Kathryn Pearson. Thank you. And now I want to touch on something that has to do with leadership in the Governor’s Mansion. I think you’ve all made it pretty clear that the budget deficit and jobs and the economy are some of Minnesota’s biggest challenges and what Minnesota is facing right now. But I guess when it comes to social issues, that isn’t something that we’ve talked a lot about in this campaign. But nonetheless as Governor you would all likely get legislation dealing with these issues. And so, just quickly don’t you agree that it is important to have a full airing of your positions on these issues, so that voters know where you stand? Because there are some voters for whom these are the most important issues. We’ll start with Senator Dayton. 17:12

Mark Dayton: Yes! Absolutely. 17:13

Kathryn Pearson: And do you feel like these issues have been adequately discussed in this campaign? 17:18

Mark Dayton: There were some venues more than others, we’ve got 24 debates so we’ve covered quite a range of issues and we’ve been asked our questions, I mean something specific, but I mean we’ve certainly, some of the questions we’ve gotten from MPR, Question of the Week, and some of the newspaper questionnaires we’ve filled out, and certainly the organizations themselves. I mean I’ve filled out, my goodness, gotta be over, well over a hundred questionnaires from various groups, most of what should have been put on their Web sites. I mean you know there’s certainly you know – you know the great thing about our democracy and the great thing about Minnesota, has been the public participation, as evidenced here today. Look at the fantastic turnout. Thank you all for being here. And to say this is the 24th debate we’ve had this kind of interest all over Minnesota. And if you want the antidote for y’know thirty-second commercials or seven-second sound bites, it’s absolutely to have these kinds of opportunities for people to ask us questions, for y’know people to see us and hear our answers unrehearsed and unvarnished. And so those questionnaires are also y’know an important part of this process. 18:20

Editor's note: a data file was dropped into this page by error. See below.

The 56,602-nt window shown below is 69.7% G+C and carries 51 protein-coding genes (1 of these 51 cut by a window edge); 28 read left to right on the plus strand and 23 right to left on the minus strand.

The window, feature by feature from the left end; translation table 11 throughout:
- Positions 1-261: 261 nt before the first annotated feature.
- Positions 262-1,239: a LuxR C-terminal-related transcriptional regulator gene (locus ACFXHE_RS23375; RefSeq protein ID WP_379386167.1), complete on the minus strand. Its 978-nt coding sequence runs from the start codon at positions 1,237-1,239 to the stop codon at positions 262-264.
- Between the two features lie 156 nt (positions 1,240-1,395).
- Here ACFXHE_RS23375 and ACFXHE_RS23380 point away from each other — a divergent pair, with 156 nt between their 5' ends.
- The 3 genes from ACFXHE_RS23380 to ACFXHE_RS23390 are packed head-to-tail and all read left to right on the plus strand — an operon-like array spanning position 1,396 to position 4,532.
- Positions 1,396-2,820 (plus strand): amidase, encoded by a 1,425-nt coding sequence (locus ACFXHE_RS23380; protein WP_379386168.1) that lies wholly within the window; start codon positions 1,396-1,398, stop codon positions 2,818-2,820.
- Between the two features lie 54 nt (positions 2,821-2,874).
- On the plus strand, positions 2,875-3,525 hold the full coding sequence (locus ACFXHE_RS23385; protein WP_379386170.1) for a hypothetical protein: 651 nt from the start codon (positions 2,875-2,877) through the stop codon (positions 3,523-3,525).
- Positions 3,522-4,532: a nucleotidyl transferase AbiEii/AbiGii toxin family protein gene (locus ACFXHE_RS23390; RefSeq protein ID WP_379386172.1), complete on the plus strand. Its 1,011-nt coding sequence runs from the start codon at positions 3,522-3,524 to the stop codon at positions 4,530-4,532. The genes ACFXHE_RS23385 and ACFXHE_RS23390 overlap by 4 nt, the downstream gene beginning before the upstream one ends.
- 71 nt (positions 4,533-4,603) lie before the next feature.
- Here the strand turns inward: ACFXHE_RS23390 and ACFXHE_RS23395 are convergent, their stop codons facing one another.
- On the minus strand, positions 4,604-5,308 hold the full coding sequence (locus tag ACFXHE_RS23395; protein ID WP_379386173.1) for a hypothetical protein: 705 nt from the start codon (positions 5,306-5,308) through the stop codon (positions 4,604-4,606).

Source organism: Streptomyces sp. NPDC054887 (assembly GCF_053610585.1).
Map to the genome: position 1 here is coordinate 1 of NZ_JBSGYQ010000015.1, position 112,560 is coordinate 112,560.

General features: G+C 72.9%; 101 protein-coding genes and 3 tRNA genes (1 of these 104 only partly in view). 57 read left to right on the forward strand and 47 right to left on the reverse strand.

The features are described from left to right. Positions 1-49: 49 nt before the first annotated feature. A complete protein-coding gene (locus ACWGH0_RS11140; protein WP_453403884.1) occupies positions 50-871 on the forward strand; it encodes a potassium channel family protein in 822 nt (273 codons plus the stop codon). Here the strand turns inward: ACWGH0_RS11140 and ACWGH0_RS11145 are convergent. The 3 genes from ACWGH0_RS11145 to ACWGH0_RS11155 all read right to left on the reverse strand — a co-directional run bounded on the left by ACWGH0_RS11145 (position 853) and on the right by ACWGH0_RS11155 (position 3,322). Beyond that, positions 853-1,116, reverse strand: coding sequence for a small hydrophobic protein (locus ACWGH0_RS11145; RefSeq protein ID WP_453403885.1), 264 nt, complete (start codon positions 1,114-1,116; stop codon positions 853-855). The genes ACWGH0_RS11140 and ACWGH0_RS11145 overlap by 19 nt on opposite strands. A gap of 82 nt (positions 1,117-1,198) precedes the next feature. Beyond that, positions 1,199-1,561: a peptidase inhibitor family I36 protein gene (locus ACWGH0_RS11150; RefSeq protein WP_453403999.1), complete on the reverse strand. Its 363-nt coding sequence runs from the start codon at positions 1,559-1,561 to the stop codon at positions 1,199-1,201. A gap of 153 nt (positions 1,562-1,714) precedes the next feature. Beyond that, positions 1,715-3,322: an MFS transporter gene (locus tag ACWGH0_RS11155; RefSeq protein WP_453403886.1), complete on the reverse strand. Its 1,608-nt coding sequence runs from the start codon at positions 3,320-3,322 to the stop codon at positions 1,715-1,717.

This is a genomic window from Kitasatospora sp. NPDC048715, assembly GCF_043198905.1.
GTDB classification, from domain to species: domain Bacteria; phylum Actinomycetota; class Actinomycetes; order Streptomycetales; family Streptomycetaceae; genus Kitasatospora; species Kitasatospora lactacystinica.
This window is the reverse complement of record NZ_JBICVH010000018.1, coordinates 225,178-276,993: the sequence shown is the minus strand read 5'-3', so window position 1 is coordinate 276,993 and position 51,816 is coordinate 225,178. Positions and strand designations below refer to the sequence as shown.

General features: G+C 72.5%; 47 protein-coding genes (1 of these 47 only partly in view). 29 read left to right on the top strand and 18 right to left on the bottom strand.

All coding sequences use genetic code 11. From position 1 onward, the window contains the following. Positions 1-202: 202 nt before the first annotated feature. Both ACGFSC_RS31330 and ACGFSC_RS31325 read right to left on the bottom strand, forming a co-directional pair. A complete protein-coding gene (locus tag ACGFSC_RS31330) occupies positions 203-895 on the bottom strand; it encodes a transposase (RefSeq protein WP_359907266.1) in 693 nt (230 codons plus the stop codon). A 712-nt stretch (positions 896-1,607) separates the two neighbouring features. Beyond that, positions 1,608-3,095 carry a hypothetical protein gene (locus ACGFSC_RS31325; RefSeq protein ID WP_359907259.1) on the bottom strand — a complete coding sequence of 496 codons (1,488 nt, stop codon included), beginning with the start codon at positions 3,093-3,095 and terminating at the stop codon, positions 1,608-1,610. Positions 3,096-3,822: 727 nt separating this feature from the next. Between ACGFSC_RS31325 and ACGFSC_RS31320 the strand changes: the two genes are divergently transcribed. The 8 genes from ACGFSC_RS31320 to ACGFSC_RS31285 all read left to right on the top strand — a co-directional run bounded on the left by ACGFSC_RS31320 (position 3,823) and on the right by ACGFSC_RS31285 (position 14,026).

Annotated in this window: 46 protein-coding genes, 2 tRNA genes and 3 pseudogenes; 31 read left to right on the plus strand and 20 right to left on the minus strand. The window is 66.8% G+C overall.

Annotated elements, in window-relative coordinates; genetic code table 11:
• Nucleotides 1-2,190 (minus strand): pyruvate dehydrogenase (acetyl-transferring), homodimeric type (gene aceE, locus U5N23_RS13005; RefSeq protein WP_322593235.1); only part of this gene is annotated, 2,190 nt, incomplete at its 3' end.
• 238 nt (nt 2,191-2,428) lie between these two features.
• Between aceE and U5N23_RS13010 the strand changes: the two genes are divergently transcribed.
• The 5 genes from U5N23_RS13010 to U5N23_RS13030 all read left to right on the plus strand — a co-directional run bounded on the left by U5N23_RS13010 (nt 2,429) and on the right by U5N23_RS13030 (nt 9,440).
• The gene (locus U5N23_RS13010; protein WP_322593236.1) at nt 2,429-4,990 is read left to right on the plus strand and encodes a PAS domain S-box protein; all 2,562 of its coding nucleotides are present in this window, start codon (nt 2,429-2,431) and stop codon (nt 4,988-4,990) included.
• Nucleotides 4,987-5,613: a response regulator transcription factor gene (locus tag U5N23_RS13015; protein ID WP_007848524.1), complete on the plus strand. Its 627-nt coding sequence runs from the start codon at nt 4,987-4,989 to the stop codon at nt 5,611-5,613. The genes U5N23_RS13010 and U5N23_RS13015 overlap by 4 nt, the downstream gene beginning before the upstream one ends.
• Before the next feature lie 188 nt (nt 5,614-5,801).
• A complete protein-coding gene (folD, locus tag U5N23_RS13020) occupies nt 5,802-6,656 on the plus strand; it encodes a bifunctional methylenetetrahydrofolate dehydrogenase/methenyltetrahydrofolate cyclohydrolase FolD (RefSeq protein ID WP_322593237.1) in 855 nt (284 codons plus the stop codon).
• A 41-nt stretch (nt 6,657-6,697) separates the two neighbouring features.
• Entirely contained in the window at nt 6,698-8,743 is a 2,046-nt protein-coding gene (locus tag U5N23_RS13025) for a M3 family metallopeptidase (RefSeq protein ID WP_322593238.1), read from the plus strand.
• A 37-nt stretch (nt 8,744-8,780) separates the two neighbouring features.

Kathryn Pearson. Thank you. Representative Emmer. 18:22

Tom Emmer: I don’t know, after 24 debates, how they could be unrehearsed? I would say this. Thank you for asking the question again. I’ll say it one more time. I have a very clear record on these issues that anybody can go and look up and see. But the next Governor, the next Legislature in the state of Minnesota, and frankly all across this country has to start to recognize where we all agree. And if we can’t all agree on how we’re going to create a future that is going to provide the opportunity for not just you that are in this room but future generations. Then we’ve really lost. We gotta start talking about how we need to redesign the delivery system of government and how we have to keep growing jobs again in this state. Because I would say this: Jacquie and I, and I know that these gentlemen up here, we do not want to be the first generation that leaves less of an opportunity to the next generation than we’ve been offered. The only way we’re going to address that problem is by getting control of out-of-control government spending. And starting to create a business environment that grows new jobs in this state. 19:26 (applause through 19:33)

Kathryn Pearson: Mr. Horner. 19:34

Tom Horner: Well, right. I do think that all issues are important. And as we travel around the state, I’m sure all of us have received questions, not just in the public forum but in the individual media interviews and other forums that we’ve done as individual candidates. I think there’s been extensive media coverage on the different issues, I know that you can certainly go to my Web site, and there’s a whole discussion of the issues, so I think that that all of the issues are out there. But again, I do agree, and I think that there are clear differences. Clear points of distinction.
And I think those points of distinction really come down to Are we going to look in the rear-view mirror and try to create solutions based on very narrow partisan ideas, or are we going to move forward, are we going to move forward with innovation, with new ideas, with a willingness to invest, with a willingness to look at how we create a better future for everyone? I think that’s our challenge. And in the end, that’s the fundamental issue that has to be decided in this election. 20:30

Kathryn Pearson: Thank you. Our next question. 20:33

Sarah, a Student Hi, my name is Sarah Brammer-Schlay. I am a junior majoring in political science and Jewish Studies. And I’m here today on behalf of the Department of Political Science.